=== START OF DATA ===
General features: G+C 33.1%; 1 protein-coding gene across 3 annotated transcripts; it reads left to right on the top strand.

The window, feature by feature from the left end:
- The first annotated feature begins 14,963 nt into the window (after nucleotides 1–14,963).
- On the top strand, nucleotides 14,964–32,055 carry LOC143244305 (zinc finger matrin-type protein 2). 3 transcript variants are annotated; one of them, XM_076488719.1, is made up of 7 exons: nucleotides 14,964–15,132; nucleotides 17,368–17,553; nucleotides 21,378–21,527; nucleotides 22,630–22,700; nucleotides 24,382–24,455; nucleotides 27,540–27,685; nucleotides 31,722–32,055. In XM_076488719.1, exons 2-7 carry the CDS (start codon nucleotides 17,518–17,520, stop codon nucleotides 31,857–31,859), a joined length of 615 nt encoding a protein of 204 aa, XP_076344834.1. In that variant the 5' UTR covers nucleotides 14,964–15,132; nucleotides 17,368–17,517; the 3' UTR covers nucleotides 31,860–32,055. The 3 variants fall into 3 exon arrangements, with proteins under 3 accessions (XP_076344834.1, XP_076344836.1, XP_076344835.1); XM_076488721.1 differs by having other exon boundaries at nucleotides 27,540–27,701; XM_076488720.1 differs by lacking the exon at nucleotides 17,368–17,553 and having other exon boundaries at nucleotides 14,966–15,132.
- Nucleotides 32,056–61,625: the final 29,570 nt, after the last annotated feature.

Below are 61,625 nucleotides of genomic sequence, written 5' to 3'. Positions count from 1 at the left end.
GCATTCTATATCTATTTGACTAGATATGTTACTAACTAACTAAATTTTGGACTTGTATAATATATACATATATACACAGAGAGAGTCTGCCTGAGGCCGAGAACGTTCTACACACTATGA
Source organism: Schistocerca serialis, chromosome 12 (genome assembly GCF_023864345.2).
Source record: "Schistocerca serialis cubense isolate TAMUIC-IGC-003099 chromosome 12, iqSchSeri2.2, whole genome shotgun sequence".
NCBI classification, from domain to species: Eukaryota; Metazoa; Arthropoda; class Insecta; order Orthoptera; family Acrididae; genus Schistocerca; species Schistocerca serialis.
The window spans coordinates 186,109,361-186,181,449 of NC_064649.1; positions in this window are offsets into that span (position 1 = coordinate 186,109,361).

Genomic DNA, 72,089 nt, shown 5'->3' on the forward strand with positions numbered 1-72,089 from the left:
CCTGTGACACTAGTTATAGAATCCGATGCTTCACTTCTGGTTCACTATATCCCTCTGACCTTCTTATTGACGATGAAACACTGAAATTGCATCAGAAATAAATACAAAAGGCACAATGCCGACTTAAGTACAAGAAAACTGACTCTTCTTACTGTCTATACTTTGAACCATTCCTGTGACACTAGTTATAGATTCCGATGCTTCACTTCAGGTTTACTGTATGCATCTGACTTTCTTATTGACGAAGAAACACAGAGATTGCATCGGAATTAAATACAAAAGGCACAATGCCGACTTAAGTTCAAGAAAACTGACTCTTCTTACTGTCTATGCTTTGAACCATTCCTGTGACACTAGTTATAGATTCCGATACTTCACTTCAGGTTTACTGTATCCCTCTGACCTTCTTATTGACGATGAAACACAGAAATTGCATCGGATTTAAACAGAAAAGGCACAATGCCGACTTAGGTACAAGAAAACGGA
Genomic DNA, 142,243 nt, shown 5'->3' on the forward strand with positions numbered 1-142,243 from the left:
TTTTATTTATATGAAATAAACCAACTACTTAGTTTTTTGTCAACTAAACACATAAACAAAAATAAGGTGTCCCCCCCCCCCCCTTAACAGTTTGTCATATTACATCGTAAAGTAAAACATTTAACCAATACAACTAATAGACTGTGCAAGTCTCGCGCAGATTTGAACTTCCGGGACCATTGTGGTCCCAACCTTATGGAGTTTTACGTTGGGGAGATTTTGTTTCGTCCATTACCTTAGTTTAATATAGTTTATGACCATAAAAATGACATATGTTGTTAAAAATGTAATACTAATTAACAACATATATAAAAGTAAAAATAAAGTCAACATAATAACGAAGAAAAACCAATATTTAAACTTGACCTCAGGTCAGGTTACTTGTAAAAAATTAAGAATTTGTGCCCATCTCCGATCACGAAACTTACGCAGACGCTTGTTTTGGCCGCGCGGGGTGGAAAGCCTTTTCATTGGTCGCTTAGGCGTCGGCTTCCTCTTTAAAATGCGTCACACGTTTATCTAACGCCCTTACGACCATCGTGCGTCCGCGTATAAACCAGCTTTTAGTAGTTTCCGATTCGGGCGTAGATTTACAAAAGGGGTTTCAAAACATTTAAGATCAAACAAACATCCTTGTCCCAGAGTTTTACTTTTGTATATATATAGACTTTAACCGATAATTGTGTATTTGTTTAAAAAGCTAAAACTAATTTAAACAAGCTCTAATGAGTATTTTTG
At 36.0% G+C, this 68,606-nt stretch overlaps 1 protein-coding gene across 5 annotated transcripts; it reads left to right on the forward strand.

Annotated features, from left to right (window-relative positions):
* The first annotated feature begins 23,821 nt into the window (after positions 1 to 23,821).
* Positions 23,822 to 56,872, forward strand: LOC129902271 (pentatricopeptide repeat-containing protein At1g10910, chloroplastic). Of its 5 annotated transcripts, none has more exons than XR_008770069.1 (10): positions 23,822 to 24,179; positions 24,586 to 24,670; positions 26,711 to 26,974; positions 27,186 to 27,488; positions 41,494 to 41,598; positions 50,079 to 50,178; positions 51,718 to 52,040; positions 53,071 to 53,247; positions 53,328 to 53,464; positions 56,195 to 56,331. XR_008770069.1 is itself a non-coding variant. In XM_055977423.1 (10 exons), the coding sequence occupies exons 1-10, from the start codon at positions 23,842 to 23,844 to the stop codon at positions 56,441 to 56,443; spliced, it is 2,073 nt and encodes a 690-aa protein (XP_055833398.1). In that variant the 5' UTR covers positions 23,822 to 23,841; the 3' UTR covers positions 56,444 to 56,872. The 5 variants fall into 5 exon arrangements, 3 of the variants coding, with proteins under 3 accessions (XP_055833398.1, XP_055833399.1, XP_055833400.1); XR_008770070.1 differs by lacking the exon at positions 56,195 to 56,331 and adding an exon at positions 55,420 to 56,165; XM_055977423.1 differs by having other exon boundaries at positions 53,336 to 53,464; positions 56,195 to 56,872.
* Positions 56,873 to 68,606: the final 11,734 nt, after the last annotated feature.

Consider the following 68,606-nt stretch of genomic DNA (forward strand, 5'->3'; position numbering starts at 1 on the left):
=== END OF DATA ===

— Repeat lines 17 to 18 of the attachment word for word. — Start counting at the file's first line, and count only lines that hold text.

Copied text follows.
Annotated features, from left to right (window-relative positions):
* The first annotated feature begins 23,821 nt into the window (after positions 1 to 23,821).